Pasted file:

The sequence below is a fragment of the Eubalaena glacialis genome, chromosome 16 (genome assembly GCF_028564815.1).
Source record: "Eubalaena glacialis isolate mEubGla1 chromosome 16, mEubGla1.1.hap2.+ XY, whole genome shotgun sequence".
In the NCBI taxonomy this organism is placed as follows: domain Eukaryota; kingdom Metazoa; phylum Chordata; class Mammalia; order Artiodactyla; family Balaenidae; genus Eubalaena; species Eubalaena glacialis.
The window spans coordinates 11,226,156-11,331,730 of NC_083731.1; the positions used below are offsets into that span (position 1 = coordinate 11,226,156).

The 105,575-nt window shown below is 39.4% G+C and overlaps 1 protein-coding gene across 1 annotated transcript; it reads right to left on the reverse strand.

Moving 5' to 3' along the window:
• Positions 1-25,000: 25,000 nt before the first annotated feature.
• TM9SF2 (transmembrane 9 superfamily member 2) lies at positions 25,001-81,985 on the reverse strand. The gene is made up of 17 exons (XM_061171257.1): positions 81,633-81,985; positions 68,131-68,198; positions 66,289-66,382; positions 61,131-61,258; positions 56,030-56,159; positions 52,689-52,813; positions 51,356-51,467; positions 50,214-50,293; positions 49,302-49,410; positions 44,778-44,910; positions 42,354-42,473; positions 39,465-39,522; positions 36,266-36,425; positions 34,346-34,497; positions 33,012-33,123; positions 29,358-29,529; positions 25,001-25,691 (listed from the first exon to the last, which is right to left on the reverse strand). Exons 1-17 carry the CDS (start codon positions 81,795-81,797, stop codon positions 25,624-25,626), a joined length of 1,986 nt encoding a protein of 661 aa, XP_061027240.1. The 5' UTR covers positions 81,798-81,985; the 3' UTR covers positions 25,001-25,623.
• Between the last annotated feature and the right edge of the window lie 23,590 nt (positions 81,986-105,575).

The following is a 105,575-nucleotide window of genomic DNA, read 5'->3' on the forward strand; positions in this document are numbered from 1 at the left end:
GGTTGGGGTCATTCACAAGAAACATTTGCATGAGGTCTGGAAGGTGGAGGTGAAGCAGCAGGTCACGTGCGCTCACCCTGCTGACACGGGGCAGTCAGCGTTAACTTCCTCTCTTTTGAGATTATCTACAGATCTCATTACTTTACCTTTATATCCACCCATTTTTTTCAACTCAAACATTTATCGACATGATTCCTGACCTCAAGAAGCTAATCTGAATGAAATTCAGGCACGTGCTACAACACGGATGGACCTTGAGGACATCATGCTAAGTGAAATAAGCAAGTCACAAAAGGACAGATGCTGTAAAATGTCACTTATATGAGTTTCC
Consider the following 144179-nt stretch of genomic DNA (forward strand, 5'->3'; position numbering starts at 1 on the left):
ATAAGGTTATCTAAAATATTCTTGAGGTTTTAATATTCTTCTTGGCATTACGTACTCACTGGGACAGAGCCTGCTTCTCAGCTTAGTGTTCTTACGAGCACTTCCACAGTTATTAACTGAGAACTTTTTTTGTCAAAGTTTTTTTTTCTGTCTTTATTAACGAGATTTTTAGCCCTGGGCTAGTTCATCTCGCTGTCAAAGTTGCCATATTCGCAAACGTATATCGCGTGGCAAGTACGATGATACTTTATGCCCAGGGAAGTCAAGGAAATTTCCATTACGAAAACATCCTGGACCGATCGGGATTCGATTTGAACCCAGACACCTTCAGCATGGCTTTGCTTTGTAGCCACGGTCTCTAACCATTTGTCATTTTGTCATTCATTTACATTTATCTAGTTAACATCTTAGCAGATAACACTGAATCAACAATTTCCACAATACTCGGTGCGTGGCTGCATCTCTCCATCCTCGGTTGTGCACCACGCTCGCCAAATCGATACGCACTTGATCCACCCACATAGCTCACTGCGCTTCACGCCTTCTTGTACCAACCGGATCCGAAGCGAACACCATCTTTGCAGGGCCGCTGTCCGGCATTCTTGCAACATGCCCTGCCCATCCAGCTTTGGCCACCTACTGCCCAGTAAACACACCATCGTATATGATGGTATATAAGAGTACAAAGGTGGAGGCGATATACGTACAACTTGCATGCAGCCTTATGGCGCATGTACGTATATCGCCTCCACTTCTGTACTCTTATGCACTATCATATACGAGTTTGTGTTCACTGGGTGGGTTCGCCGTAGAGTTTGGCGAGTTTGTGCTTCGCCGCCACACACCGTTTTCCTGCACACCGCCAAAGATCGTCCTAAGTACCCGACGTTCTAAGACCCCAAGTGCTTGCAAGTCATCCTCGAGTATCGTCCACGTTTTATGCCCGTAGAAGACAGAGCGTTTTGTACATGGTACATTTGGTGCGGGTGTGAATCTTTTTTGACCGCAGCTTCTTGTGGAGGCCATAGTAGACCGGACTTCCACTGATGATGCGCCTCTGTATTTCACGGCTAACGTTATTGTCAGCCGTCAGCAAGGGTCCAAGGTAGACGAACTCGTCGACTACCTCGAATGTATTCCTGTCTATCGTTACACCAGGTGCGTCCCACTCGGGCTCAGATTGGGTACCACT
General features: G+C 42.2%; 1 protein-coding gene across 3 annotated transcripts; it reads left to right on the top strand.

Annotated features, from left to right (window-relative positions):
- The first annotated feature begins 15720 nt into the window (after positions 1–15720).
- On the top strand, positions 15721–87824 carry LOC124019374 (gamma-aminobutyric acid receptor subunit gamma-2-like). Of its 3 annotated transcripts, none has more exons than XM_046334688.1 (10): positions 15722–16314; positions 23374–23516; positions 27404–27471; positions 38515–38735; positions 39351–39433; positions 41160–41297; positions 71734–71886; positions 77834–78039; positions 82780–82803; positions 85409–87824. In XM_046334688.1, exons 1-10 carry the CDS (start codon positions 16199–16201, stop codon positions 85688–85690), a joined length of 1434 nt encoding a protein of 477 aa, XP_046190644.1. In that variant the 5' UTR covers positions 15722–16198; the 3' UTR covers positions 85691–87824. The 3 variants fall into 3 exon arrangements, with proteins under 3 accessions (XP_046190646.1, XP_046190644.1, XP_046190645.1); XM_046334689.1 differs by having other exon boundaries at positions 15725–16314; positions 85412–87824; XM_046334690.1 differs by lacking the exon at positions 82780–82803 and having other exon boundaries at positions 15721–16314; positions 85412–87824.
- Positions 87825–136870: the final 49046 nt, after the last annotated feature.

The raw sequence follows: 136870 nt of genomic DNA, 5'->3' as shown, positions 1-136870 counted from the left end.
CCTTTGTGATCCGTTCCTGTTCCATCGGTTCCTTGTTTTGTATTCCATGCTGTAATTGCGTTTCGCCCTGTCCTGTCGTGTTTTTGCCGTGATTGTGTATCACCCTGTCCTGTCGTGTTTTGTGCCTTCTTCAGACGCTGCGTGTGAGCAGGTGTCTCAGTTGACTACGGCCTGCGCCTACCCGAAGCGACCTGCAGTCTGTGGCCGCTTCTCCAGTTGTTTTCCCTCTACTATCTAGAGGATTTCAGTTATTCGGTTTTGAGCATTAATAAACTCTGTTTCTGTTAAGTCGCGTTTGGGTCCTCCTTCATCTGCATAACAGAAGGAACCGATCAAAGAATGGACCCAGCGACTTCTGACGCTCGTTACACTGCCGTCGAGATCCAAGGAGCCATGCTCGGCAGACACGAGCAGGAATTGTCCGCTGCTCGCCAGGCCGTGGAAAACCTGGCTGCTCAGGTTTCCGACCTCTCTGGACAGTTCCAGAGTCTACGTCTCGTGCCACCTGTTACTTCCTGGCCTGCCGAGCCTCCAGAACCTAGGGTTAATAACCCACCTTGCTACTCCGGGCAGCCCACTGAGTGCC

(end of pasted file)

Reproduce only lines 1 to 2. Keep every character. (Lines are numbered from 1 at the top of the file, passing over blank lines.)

The sequence below is a fragment of the Eubalaena glacialis genome, chromosome 16 (genome assembly GCF_028564815.1).
Source record: "Eubalaena glacialis isolate mEubGla1 chromosome 16, mEubGla1.1.hap2.+ XY, whole genome shotgun sequence".